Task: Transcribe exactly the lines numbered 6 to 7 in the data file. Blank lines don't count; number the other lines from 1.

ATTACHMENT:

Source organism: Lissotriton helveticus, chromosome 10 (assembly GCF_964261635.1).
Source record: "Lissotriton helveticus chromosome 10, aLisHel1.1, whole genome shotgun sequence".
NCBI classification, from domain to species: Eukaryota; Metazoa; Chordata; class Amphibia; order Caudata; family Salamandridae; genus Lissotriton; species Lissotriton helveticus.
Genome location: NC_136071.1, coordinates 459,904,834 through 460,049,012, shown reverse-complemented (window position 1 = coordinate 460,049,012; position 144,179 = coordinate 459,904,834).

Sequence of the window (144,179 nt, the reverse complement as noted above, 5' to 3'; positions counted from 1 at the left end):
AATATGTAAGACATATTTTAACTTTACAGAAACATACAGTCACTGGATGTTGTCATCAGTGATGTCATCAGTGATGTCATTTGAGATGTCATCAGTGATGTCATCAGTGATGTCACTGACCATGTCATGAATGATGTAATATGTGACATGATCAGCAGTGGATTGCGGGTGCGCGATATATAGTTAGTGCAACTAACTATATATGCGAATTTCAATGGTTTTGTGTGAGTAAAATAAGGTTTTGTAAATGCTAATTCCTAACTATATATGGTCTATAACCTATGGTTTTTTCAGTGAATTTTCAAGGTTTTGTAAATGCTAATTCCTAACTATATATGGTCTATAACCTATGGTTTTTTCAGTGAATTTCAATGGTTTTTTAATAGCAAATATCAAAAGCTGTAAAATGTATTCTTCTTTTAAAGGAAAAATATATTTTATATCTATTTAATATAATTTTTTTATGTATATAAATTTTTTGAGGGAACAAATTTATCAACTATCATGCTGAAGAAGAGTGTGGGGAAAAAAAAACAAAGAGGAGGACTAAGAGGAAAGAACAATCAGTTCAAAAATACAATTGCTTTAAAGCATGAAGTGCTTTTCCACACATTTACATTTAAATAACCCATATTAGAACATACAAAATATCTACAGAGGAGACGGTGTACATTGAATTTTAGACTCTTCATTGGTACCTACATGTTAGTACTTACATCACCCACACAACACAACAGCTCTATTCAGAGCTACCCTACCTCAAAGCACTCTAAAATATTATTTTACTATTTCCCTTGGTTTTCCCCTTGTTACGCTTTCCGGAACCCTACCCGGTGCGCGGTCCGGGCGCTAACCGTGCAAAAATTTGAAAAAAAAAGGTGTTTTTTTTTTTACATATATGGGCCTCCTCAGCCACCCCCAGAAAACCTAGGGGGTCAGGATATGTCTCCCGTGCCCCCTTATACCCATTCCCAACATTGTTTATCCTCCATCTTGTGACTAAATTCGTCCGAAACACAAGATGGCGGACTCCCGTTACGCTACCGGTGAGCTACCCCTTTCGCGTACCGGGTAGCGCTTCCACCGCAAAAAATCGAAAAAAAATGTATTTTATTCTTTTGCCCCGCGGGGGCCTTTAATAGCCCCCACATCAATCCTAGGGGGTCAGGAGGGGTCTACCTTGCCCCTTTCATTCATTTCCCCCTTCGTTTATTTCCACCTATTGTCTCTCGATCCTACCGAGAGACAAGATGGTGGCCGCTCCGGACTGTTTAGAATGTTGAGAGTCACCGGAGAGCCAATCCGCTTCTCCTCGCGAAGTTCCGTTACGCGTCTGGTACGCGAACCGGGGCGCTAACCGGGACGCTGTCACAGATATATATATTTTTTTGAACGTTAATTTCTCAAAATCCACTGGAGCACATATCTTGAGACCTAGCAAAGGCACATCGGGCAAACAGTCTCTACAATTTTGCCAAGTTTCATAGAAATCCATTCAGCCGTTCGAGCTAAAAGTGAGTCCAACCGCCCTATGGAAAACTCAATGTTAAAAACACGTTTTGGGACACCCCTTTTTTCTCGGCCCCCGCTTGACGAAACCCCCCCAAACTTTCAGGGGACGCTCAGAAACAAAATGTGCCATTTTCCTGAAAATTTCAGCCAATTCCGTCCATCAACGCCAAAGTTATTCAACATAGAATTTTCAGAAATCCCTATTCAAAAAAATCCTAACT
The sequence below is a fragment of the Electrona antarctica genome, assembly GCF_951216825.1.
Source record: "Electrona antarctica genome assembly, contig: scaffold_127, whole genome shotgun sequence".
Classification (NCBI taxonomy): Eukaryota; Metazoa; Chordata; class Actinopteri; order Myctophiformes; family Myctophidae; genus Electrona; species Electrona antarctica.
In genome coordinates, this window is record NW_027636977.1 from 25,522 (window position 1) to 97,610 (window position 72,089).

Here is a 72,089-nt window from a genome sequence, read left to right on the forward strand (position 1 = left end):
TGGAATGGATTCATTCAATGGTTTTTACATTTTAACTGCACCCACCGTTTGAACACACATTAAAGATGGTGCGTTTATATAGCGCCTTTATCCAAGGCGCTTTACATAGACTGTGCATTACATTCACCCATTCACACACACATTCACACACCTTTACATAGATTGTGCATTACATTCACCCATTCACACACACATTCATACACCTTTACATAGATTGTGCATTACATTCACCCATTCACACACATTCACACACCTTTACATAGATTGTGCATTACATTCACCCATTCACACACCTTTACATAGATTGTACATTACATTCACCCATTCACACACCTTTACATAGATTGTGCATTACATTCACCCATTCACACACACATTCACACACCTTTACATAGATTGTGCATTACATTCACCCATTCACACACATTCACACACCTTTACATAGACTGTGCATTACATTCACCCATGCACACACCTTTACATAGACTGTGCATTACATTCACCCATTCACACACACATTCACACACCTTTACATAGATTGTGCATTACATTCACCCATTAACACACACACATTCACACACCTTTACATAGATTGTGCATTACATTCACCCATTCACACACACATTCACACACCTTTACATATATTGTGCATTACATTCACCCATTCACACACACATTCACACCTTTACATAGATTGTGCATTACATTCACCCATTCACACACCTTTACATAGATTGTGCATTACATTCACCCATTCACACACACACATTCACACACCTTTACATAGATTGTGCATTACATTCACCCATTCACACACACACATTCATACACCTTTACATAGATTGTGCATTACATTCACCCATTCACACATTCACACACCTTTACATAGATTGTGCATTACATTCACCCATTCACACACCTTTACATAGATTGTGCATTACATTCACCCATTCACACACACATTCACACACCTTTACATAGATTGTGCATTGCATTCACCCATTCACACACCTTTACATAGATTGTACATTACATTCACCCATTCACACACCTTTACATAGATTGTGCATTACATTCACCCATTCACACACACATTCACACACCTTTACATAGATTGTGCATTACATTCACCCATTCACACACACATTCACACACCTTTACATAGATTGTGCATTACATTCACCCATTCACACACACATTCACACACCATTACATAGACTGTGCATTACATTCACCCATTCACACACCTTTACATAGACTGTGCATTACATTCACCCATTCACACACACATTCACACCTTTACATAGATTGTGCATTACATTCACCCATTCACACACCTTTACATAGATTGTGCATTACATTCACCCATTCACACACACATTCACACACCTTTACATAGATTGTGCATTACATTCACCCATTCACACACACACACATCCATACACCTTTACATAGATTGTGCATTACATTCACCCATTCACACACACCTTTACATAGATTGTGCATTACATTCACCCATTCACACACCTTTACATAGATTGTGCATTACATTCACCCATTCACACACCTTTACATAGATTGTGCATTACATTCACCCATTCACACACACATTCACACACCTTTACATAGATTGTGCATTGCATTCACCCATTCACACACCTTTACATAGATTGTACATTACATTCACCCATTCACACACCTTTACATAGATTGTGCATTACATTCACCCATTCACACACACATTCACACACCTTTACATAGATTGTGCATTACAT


AATATGTAAGACATATTTTAACTTTACAGAAACATACAGTCACTGGATGTTGTCATCAGTGATGTCATCAGTGATGTCATTTGAGATGTCATCAGTGATGTCATCAGTGATGTCACTGACCATGTCATGAATGATGTAATATGTGACATGATCAGCAGTGGATTGCGGGTGCGCGATATATAGTTAGTGCAACTAACTATATATGCGAATTTCAATGGTTTTGTGTGAGTAAAATAAGGTTTTGTAAATGCTAATTCCTAACTATATATGGTCTATAACCTATGGTTTTTTCAGTGAATTTTCAAGGTTTTGTAAATGCTAATTCCTAACTATATATGGTCTATAACCTATGGTTTTTTCAGTGAATTTCAATGGTTTTTTAATAGCAAATATCAAAAGCTGTAAAATGTATTCTTCTTTTAAAGGAAAAATATATTTTATATCTATTTAATATAATTTTTTTATGTATATAAATTTTTTGAGGGAACAAATTTATCAACTATCATGCTGAAGAAGAGTGTGGGGAAAAAAAAACAAAGAGGAGGACTAAGAGGAAAGAACAATCAGTTCAAAAATACAATTGCTTTAAAGCATGAAGTGCTTTTCCACACATTTACATTTAAATAACCCATATTAGAACATACAAAATATCTACAGAGGAGACGGTGTACATTGAATTTTAGACTCTTCATTGGTACCTACATGTTAGTACTTACATCACCCACACAACACAACAGCTCTATTCAGAGCTACCCTACCTCAAAGCACTCTAAAATATTATTTTACTATTTCCCTTGGTTTTCCCCTTGTTACGCTTTCCGGAACCCTACCCGGTGCGCGGTCCGGGCGCTAACCGTGCAAAAATTTGAAAAAAAAAGGTGTTTTTTTTTTTACATATATGGGCCTCCTCAGCCACCCCCAGAAAACCTAGGGGGTCAGGATATGTCTCCCGTGCCCCCTTATACCCATTCCCAACATTGTTTATCCTCCATCTTGTGACTAAATTCGTCCGAAACACAAGATGGCGGACTCCCGTTACGCTACCGGTGAGCTACCCCTTTCGCGTACCGGGTAGCGCTTCCACCGCAAAAAATCGAAAAAAAATGTATTTTATTCTTTTGCCCCGCGGGGGCCTTTAATAGCCCCCACATCAATCCTAGGGGGTCAGGAGGGGTCTACCTTGCCCCTTTCATTCATTTCCCCCTTCGTTTATTTCCACCTATTGTCTCTCGATCCTACCGAGAGACAAGATGGTGGCCGCTCCGGACTGTTTAGAATGTTGAGAGTCACCGGAGAGCCAATCCGCTTCTCCTCGCGAAGTTCCGTTACGCGTCTGGTACGCGAACCGGGGCGCTAACCGGGACGCTGTCACAGATATATATATTTTTTTGAACGTTAATTTCTCAAAATCCACTGGAGCACATATCTTGAGACCTAGCAAAGGCACATCGGGCAAACAGTCTCTACAATTTTGCCAAGTTTCATAGAAATCCATTCAGCCGTTCGAGCTAAAAGTGAGTCCAACCGCCCTATGGAAAACTCAATGTTAAAAACACGTTTTGGGACACCCCTTTTTTCTCGGCCCCCGCTTGACGAAACCCCCCCAAACTTTCAGGGGACGCTCAGAAACAAAATGTGCCATTTTCCTGAAAATTTCAGCCAATTCCGTCCATCAACGCCAAAGTTATTCAACATAGAATTTTCAGAAATCCCTATTCAAAAAAATCCTAACT
The sequence below is a fragment of the Electrona antarctica genome, assembly GCF_951216825.1.